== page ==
Picture of the book cover

Commitment

Today we conclude our read of Commitment – Novel about Managing Project Risk with a few highlights.   

The novel Commitment presents Rose’s evolution from an adjunct of a traditional project manager into an Agile leader. Rose is ripped out of her safe place and presented with an adventure she is reticent to take.  The project she is thrust into leading is failing and Rose can either take the fall or change. Real options and Agile techniques are introduced as a path forward for both Rose and the team. In the novel, Agile concepts such as self-organization are at odds with how things are done.  When a change is introduced that clashes with how we do things, it generates cognitive dissonance. Coaching and mentoring are methods for sorting out the problems caused when dissonance disrupts and organization.

One the hardest changes Rose has to address during the novel is that the job is not really done until the work is delivered to the customer. And as we find out later in the story, the job is not done until the customer uses what has been delivered. Many software projects fall prey to this problem because developers and testers are incentivized to complete their portion of the work so they can begin the next project. In many cases as soon as work is thrown over the wall it disappears from short-term memory. Throwing work over the wall breaks or delays the feedback cycle which makes rework more costly.  In the novel we see this problem occur twice, once between development and testing and later between the whole team and the customer who was afraid to implement the code every two weeks. Completing work and generating feedback are critical to making decisions

The novel’s explanation of staff liquidity was excellent. The process of staff liquidity begins by allocating the people with the least options (the fewest things they can do or most specialized) to work.  In self-managing teams, this requires that team members have a good deal of team and self-knowledge (see Johari’s Window). Those with more options fill in the gaps in capability after the first wave of allocation and are available to react when things happen. Allocating personnel with the most options last provides the team with the most flexibility. It should be noted that just because someone has a large amount of experience, that might not translate to options. Expertise and experience in one capability (for example, a senior person that can only test) has very few options, and therefore, have to be allocated early. Steven Adams connotes staff liquidity to T-shaped people. T-shaped people have a depth of expertise in one or few areas but have shallower expertise outside his or her specialty.  A T-shaped person enjoys learning and will have a good handle on their learning lead time. A team of T-shaped people and the use of staff liquidity increases the number of options a team has to deal with problems and changes as they are recognized.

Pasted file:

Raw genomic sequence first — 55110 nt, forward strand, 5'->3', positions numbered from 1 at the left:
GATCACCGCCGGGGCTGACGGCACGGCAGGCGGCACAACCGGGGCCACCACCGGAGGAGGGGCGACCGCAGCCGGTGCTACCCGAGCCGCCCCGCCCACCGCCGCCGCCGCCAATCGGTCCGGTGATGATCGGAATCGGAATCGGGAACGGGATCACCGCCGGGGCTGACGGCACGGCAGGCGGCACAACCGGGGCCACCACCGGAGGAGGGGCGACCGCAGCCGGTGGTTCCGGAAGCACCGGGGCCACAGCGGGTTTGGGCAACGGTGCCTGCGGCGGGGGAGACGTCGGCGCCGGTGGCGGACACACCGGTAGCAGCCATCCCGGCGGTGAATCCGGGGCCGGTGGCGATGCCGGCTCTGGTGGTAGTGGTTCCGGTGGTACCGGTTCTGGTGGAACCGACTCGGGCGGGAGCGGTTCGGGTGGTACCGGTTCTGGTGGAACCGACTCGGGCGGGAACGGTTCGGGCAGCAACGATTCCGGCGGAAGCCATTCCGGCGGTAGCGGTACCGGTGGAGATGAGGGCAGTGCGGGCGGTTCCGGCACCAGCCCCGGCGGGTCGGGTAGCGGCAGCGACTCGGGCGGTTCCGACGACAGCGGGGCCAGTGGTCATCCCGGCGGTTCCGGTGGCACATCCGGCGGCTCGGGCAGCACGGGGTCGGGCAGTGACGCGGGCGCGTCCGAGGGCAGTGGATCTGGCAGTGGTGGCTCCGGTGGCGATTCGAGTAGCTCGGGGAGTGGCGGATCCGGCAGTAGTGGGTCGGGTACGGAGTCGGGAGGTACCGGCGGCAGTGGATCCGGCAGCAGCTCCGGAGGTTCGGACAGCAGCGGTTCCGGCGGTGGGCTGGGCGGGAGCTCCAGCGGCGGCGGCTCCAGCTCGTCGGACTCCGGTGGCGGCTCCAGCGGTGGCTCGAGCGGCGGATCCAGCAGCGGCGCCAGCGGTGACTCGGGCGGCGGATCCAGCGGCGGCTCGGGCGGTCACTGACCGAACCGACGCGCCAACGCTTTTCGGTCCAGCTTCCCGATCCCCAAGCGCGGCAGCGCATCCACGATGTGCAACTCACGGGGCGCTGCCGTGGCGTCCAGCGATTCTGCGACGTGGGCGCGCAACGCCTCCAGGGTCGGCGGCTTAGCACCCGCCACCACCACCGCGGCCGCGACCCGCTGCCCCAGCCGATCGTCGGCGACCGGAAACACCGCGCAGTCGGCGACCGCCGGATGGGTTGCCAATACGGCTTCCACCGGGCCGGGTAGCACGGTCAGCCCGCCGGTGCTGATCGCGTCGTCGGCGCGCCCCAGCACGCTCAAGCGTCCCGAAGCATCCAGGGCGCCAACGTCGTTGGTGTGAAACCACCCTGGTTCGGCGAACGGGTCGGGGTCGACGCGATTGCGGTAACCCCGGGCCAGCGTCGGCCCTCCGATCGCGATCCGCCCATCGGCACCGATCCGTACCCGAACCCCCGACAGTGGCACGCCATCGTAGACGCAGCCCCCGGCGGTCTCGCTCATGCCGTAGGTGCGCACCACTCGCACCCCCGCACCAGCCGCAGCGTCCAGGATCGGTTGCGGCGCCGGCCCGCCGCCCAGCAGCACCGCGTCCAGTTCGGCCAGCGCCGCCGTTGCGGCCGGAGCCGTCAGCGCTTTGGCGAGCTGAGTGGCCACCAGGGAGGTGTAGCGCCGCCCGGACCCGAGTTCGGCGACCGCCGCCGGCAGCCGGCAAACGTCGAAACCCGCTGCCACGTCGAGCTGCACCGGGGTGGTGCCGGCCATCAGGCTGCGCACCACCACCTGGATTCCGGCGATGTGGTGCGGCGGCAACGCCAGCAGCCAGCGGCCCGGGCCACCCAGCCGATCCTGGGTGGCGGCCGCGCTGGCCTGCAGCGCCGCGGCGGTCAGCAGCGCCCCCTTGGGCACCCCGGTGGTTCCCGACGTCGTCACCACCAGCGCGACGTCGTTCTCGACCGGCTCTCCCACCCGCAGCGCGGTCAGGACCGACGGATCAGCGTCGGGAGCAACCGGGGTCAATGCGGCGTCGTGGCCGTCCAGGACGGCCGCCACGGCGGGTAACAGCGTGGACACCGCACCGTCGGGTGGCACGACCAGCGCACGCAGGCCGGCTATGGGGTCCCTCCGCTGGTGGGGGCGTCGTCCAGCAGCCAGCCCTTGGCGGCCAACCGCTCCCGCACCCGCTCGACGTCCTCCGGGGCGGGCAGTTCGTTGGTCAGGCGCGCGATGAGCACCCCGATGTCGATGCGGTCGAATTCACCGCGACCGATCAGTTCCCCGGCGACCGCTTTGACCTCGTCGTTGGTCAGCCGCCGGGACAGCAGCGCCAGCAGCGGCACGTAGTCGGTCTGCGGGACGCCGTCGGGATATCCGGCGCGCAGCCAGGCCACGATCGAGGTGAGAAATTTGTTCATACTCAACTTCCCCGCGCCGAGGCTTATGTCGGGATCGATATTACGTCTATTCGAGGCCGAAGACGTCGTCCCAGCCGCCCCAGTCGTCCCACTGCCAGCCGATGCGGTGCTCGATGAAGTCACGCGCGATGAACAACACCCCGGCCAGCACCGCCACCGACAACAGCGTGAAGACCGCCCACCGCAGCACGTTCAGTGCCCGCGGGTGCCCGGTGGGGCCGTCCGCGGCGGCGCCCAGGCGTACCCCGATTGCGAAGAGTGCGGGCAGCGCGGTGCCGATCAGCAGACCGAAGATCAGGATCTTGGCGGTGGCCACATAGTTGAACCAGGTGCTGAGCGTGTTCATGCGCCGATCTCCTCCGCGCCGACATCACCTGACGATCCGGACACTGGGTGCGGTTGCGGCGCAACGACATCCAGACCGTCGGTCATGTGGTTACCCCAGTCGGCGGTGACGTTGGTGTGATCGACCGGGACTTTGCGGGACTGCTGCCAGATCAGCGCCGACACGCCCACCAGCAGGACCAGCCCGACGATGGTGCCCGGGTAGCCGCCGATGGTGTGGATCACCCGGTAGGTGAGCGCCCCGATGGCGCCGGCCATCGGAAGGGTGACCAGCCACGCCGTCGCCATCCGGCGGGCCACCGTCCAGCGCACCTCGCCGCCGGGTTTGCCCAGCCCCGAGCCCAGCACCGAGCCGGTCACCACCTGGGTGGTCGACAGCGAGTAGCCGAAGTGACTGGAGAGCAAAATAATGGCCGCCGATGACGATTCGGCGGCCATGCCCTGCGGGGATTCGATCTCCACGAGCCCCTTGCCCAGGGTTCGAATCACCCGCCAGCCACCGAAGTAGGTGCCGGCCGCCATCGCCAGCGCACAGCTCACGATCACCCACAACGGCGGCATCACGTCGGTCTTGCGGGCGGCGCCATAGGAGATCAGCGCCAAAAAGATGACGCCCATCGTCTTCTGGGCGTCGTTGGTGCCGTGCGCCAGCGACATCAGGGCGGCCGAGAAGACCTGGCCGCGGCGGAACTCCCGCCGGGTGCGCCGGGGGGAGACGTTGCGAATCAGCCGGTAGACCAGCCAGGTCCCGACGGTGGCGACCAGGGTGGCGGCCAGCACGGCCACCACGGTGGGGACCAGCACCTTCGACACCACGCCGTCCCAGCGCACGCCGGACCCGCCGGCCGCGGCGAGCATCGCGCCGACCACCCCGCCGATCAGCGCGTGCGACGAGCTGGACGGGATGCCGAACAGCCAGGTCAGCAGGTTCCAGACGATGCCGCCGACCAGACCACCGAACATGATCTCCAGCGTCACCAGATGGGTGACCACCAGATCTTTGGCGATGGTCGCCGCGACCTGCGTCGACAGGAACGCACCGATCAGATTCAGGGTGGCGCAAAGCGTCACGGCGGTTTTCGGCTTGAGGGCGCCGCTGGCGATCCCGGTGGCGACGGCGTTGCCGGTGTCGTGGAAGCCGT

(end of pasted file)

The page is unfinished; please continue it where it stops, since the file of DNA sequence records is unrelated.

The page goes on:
In the epilogue of Commitment – Novel about Managing Project Risk everyone lives happily ever after.  At the end of the novel, I am left both with a better handle on a number of Agile and  lean techniques and perhaps more importantly with the need to see the options possible so that we can discern the difference between making a commitment and when we actually have choices. In the end, options allow us to maximize the value we deliver as we navigate the world full of changing context.

Thanks to Steven Adams who recommended Commitment.  Steven re-read the book and provided great comments week in and week out (Steven’s blog). His comments filled in gaps and drew my eye to ideas that I had not put together.  

Next week we begin the re-read of be Kent Beck’s xP Explained, Second Edition.

Previous Installments:

Part 1 (Chapters 1 and 2)

Part 2 (Chapter 3)

Part 3 (Chapter 4)

Part 4 (Chapter 5)

Part 5(Chapter 6)

Part 6 (Chapter 7)

 

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